Minneapolis Clinic of Neurology
Coon Rapids Clinic
3833 Coon Rapids Blvd NW, Ste 100, Coon Rapids, MN, 55433-2697
Distance: 501 Miles
Combination of treatment and education services designed to increase or maintain a person's physical, intellectual and social health
Services can be offered on both a short-term or long-term basis.
Provides outpatient occupational and physical therapy.
Occupational therapists are able to provide a range of treatment options to promote health and improve function in patients that have a neurological condition impacting a person's ability to manage daily activities. These are done for people as outpatients.
- Occupational therapy
- Physical therapy
- Medicaid (Medical Assistance)
- Private health insurance
- Private pay
- Adults with disabilities
- Brain Injury (BI)
- Children and/or youth with disabilities
- Physical disabilities
Accept many types of insurance for covered services, including Medical Assistance (MA), Medicare, Worker's Compensation and many types of private insurance.
9:00am - 5:00pm, Monday - Friday
- Burnsville Clinic 501 E Nicollet Blvd, Ste 100, Burnsville, MN, 55337-6772
- Edina Clinic 3400 W 66th St, Ste 150, Edina, MN, 55435-2109
- Golden Valley Clinic and Main Office 4225 Golden Valley Rd, Golden Valley, MN, 55422-4297
- Maple Grove Clinic 9645 Grove Circle North, Ste 100, Maple Grove, MN, 55369-4769
Other Services or resources
Taxonomy Terms Used: Clicking a taxonomy term from the list below launches a new search.
LR-1570.2000Brain Injury Rehabilitation Definition
Rehabilitation programs that develop an individually tailored treatment plan that combines the resources of physical, occupational and speech/language therapists; physiatrists (physical medicine specialists); neuropsychologists/psychiatrists; cognitive rehabilitation therapists; rehabilitation nurses; vocational counselors; social workers and/or other specialists to help individuals who have been disabled by an acquired brain injury attain their maximum level of functioning and quality of life. Common disabilities experienced by ABI patients following acute treatment and medical stabilization include problems with cognition (thinking, memory, and reasoning), sensory processing (sight, hearing, touch, taste, and smell), communication (expression and understanding), and behavior or mental health (depression, anxiety, personality changes, aggression, acting out, and social inappropriateness). Therapy generally focuses on behavioral management, neuropsychological adaptation, environmental structuring, eating and swallowing management, cognitive and communication skills, daily living and social skills, self-care, ambulation, academic and vocational skills, and community reintegration. The goal of brain injury rehabilitation is to restore functions and skills that can be recovered and to help patients learn to do things differently when functioning cannot be restored to pre-injury levels.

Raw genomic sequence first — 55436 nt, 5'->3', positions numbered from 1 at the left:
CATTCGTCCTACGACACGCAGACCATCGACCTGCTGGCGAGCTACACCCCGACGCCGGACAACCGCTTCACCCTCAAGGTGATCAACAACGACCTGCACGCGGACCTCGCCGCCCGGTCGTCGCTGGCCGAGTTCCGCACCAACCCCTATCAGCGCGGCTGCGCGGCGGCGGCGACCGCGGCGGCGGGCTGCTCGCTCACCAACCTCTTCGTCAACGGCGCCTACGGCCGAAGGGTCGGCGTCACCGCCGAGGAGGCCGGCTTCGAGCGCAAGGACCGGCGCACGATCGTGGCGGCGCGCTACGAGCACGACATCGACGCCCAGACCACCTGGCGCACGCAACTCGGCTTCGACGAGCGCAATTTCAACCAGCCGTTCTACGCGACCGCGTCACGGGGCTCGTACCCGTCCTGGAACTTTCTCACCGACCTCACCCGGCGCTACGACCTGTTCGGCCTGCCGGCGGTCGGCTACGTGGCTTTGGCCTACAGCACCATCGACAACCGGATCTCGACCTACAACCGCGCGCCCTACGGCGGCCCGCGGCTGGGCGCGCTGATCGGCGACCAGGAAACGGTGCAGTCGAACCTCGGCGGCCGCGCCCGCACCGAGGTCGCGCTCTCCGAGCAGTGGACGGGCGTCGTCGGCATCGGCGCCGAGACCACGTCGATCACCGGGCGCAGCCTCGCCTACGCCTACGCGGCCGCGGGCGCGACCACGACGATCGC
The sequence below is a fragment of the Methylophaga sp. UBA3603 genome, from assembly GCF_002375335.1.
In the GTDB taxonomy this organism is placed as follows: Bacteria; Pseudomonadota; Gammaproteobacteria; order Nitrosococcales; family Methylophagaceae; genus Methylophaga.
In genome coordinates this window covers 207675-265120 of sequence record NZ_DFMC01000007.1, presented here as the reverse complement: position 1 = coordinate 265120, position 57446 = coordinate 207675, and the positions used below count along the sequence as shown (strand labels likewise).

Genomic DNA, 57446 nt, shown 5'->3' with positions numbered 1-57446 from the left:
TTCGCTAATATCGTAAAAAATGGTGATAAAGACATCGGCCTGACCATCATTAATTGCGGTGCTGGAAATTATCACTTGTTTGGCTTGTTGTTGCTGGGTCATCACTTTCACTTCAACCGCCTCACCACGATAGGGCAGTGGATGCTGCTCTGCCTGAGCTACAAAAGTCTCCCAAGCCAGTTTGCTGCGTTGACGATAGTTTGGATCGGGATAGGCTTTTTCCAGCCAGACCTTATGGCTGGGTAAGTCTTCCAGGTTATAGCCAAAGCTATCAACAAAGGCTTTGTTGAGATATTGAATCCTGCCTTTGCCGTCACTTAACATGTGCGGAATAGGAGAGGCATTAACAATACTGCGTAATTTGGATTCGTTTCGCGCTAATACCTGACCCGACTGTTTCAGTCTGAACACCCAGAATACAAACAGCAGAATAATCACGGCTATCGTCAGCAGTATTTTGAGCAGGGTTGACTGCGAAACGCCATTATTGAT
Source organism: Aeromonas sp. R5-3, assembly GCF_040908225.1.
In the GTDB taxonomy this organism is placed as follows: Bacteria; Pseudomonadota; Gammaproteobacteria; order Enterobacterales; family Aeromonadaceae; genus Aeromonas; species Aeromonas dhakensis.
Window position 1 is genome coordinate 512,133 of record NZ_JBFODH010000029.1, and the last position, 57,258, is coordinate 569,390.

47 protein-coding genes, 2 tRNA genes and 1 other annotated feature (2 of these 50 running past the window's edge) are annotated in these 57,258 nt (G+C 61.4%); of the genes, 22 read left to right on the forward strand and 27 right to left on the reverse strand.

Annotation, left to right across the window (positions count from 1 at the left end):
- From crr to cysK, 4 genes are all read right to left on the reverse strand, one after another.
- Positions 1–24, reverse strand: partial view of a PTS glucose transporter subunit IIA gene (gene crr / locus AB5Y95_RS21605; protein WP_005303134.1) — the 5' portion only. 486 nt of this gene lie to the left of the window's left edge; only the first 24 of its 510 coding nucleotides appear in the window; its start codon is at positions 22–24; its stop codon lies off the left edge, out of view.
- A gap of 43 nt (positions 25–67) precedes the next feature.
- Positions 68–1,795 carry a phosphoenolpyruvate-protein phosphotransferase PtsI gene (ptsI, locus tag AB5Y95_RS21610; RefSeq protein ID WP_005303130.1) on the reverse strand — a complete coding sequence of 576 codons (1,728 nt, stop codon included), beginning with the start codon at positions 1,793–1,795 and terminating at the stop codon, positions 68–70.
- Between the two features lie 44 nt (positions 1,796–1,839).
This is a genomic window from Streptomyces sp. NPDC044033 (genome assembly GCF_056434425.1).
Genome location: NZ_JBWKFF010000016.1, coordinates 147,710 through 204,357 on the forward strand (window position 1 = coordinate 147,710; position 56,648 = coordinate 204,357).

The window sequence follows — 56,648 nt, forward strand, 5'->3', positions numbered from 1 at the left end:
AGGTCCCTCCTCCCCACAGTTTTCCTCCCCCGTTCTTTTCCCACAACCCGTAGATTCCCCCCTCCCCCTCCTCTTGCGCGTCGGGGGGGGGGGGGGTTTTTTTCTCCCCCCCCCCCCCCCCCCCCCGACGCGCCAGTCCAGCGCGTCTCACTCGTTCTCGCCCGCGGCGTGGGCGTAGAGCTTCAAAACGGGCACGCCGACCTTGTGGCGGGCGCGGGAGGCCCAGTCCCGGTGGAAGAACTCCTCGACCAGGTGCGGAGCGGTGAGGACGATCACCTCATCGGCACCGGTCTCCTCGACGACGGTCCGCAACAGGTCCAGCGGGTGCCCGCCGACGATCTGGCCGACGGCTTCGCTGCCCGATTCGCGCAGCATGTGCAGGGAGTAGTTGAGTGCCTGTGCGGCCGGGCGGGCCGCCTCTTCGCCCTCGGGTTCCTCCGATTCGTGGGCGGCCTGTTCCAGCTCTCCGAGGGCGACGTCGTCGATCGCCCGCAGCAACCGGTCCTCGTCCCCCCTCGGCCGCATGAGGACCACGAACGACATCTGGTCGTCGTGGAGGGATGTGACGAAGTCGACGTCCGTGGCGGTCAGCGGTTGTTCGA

LR-6200Occupational Therapy Definition
Programs that evaluate the task performance skills of individuals who may be having difficulty engaging in self-care, work, play or leisure time activities and help people across the lifespan participate in the things they want and need to do through the therapeutic use of everyday activities (occupations). Occupational therapy services typically include an individualized evaluation, during which the individual/family and occupational therapist agree on the person's goals; customized intervention to improve the person's ability to perform daily activities and reach their goals; and an outcomes evaluation to ensure that the goals are being met. Common occupational therapy interventions include helping children with disabilities to participate fully in school and social situations, helping people recovering from injury to regain skills, and providing supports for older adults experiencing physical and cognitive changes.
LR-6600Physical Therapy Definition
Programs that evaluate joint motion, muscle strength and endurance, heart and lung function and the ability of people to perform activities of daily living; and utilize the therapeutic properties of exercise, heat, cold, electricity, ultraviolet, water, manipulation and massage to improve circulation, strengthen muscles, reduce pain and restore mobility to people who have been disabled by a stroke, arthritis, back or spinal cord injuries or other debilitating conditions. Physical therapists practice in a variety of settings including hospitals, private offices, outpatient clinics, rehabilitation centers, developmental centers, home health agencies, schools and pediatric centers.
LR-8400.2500Facility Based Therapeutic Exercise Definition